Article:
The great train
journey: Half the fun of Devbagh is simply getting there!
By Aparna Datta
Devbagh. A name that resonates in the mind, creating a sense
of anticipation, of being transported into a world inhabited
by gods. A apt name for the new beach resort promoted by Jungle
Lodges and Resorts at Karwar.
Compared to neighbouring Kerala, or Goa, the Karavali region
in Karnataka’s coastal belt is relatively under-developed
in terms of tourism. But the upside is that you could get
a stretch of pristine white sand all to yourself. One such
place is Karwar, in Uttara Kannada, with an excellent beach
which is said to have inspired Rabindranath Tagore to pen
his first play. With hills plunging into the sea, the landscape
Devbagh is situated on a peninsula, surrounded by the sea
on three sides. In fact, to get to the resort, you have to
take a three-kilometre boat ride, which takes the barometer
of excitement up several notches. The closest transit point
is Karwar, which is well connected by road (NH 17).
The more scenic access is the Konkan Railway from Mangalore
to Karwar. A distance of 357 km, it’s a spectacular
ride. Indeed, half the fun of Devbagh is simply getting there!
At 6 AM the railway station at Mangalore is wide awake. Passengers
are already in a queue buying tickets for the Madgaon Passenger
scheduled to leave at 7.10 AM. The second class ticket from
Mangalore to Karwar costs Rs 41 (in 1998) – it’s
a steal. The train steams out on time, the compartments relatively
uncrowded; by the time the train reaches Karwar it’s
packed out like a suburban train.
The mood is happy and easy-going, in sharp contrast to the
travel-weary expressions of people on trains elsewhere in
India. Perhaps it’s because travel on this stretch is
still a novel experience. I watched a young Malayali couple,
first-time travelers on this train, trying various ways of
stowing away their luggage, getting startled with the sudden
darkness that descended with the first tunnel, and recalled
the sense of adventure which trains offer. Or perhaps the
atmosphere is relaxed because most people are headed for Goa
– the land of saudade.
The train meanders through lush green paddy fields, through
numerous tunnels, the charms of Dakshina Kannada on view for
The Madgaon Passenger stops for a couple of minutes at every
station en route – the faster train is the Madgaon Express
which leaves Mangalore at 14.45 PM and has limited stops.
The stations look glossy and new but hawkers are scarce, so
make sure you carry whatever snacks and eatables you need.
Sandwiched between the coast on the west and the Western Ghats
on the east, the Konkan Railway could well become one of the
great train journeys of India.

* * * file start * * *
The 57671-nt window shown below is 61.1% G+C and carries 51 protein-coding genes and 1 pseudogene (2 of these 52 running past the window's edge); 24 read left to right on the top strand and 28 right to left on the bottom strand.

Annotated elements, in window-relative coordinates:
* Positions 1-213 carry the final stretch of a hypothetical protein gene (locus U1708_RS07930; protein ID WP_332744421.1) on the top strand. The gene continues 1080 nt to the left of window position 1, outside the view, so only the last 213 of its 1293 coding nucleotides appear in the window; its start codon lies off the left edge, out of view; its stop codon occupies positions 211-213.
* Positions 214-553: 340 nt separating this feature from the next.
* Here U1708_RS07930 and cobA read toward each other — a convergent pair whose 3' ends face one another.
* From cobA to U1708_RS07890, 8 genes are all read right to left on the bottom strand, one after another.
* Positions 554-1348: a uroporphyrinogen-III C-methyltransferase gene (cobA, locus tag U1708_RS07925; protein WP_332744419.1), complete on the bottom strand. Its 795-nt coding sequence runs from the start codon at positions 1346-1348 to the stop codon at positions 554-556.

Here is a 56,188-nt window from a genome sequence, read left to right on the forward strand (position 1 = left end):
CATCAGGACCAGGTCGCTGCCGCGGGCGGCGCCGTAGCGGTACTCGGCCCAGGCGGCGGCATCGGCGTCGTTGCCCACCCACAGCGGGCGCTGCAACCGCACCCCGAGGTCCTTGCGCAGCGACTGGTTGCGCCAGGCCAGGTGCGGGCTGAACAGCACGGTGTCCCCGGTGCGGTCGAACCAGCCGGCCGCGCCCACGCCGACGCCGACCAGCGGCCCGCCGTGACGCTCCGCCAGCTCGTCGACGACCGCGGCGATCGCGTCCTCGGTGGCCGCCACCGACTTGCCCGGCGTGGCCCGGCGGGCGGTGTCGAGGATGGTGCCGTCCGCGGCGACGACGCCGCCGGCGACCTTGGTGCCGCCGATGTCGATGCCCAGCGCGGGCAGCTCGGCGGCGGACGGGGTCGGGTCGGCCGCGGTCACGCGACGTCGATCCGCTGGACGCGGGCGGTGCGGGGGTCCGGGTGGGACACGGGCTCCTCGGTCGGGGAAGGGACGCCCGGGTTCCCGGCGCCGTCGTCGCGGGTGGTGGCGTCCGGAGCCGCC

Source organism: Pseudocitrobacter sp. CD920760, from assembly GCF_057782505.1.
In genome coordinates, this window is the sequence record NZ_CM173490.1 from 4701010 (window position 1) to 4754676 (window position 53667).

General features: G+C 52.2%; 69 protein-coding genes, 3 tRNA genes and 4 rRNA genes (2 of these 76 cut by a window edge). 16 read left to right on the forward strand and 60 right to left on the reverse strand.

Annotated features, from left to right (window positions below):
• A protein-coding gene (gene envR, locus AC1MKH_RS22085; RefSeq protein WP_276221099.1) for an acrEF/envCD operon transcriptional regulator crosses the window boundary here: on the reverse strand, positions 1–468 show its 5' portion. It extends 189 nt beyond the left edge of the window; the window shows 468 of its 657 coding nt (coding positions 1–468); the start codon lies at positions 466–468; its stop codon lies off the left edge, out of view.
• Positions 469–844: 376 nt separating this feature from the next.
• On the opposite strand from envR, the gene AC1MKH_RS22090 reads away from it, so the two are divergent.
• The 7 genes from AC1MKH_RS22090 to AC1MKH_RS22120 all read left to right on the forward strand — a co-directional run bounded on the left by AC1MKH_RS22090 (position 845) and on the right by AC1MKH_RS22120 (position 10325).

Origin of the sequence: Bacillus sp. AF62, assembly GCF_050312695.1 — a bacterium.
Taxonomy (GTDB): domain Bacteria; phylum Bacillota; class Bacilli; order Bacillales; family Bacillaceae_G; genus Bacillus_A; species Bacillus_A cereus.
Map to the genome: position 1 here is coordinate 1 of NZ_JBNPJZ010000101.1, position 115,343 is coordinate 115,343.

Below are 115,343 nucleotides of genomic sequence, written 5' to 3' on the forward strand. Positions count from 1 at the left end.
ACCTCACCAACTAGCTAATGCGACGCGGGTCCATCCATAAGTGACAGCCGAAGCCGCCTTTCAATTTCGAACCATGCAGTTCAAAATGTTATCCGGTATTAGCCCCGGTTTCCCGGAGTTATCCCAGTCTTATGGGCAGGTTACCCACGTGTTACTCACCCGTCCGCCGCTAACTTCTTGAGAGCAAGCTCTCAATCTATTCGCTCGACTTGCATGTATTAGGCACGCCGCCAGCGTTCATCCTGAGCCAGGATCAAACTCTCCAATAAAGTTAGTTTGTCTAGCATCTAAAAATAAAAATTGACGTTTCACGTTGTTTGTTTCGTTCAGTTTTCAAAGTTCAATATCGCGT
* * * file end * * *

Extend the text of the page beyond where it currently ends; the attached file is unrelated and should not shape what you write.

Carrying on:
The trip takes about six-and-a-half hours to Karwar. Along
the Konkan line, the railway stations are some distance from
the towns, so be prepared to negotiate with the auto drivers
who generally wait for incoming trains (buses are also available).
Once an important trading center of the Arabs, Portuguese,
British and French, Karwar is a port town. Somnolent in the
mid-day sun, it feels very different from Mangalore on the
other end of the line, which is forever bustling.
Karwar offers much scope for tourism development, but environmentalists
have created paranoia in these parts, as in Dakshina Kannada,
to the extent that local people seem opposed to any development.
In this context, the creation of Devbagh is all the more remarkable.
Jungle Lodges and Resorts has an office near the Bhadra Hotel,
from where you are directed to the jetty. A motor-boat awaits
to ferry you across to the resort. Sun in your eyes, spray
on your face…and enchantment takes over.
At the resort, you have a choice of staying in ethnic log
huts on stilts with thatched roofs, or in tents. The food
is wholesome- make sure you try fish fried Karwar-style. The
service is attentive. When you want action, take a day trip
to Gokarna. Or walk on the wild side at the Kali Wilderness
Camp at Dandeli. From Karwar, Dandeli is 117 km, amidst the
thick forests of Uttara Kannada. Devbagh is a good base, with
easy access to other spots.
Devbagh is an ‘Eco-tourism’ resort. Don’t
expect air-conditioning or swimming-pools, or exotic entertainment.
This resort is for the New Age traveler – keen on nature
and conservation. The creation of the resort meant displacing
some villagers- the management averted opposition by involving
locals in a Village Forest Committee and arranging resettlement
and rehabilitation. This experience holds pointers for any
tourism project in ecologically sensitive areas: Jungle Lodges
have successfully evolved their approach and are currently
managing a number of resorts in hill areas and wild-life sanctuaries
with the same eco-friendly concern.
Devbagh is a great getaway. If you want to be incommunicado
– this is it! Best of all – it doesn’t burn
a hole in your pocket.
© Aparna Datta
Published in Saturday Times, The Times
of India, Bangalore, May 23, 1998